Persistent loneliness in midlife is associated with a higher risk of Alzheimer disease (AD) and other dementias. The good news is that people who bounce back from loneliness build resilience to dementia and AD.

Previous studies that evaluated the relationship between loneliness and dementia looked at one point in time. However, feelings of loneliness change over time. People also cope with traumatic live events (grief, for example) differently, which impacts the trajectory of loneliness.

A study published in Alzheimer’s & Dementia looks at the difference in feelings of loneliness between a point in time and 18 years later.

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The researchers examined data from the Framingham Heart Study (FHS) to investigate whether persistent loneliness more strongly predicted the future development of dementia and AD onsets than transient loneliness, and whether loneliness predicted AD independently from depression and established genetic AD risk factors.

The current study used data from the FHS Gen 2 cohort. The cohort included multiple assessments of loneliness using the Center for Epidemiologic Studies Depression Scale. Participants had health exams every 4 years.

The researchers reviewed loneliness assessments from exams 6 and 7, which were 3 years apart. Analyses looked at participants age 45 and older at exam 7, did not have an AD diagnosis at exam 7, and who had a complete follow up on AD and dementia later.

Of the participants reviewed, 74.3% reported no loneliness; 8.4% reported transient loneliness, and 8.4% reported incident loneliness, and 8.8% reported persistent loneliness.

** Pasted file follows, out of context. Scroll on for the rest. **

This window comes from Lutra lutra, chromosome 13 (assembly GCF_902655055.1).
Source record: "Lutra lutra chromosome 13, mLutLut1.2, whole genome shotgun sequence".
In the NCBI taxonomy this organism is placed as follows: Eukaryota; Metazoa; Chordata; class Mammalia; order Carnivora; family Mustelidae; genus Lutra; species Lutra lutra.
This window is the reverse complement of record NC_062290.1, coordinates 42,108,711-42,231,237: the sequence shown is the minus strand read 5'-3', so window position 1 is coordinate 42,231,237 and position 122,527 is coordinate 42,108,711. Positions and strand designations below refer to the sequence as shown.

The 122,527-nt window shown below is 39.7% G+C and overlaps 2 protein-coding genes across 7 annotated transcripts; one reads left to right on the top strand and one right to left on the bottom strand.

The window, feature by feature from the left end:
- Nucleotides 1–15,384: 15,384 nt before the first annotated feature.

“Participants who reported transient, incident, or persistent loneliness were more likely to be female, live alone, be widowed, be depressed, and have smaller social networks,” the researchers stated.

Of the individuals who developed dementia, 81.2% were diagnosed with AD.

Individuals who reported transient loneliness had a lower risk of developing both dementia (2.1% vs. 7.5%, P < .01) and AD (2.1% vs. 6.0%, P < .01). Participants with incident loneliness showed no significant difference in both dementia and AD.

People with persistent loneliness had higher risk of developing both dementia (13.4% vs. 7.5%, P < .01) and AD (10.6% vs. 6.0%, P < .01).

Limitations of this study include that loneliness was measured as a single item rather than a multi-dimensional scale and may not account for real-life experiences of loneliness. In addition, there was a lack of data on loneliness between exams, which limits the assessment of transient loneliness. Also, the researchers could not review the connection between widowhood and loneliness on a deeper scale.

These findings suggest that “mid-life loneliness may be an independent, modifiable risk factor for dementia and AD,” the researchers concluded. “Our results motivate further investigation of the factors that make individuals resilient against adverse life events and urge us to tailor interventions to the right person at the right time to avert persistency of loneliness, promote brain health, and prevent AD. Finally, if reducing loneliness will actually prevent AD onset remains an open question for future research.”


Akhter-Khan SC, Tao Q, Ang TFA, et al. Associations of loneliness with risk of Alzheimer’s disease dementia in the Framingham Heart Study. Alzheimers Dement. Published online March 24, 2021. doi:10.1002/alz.12327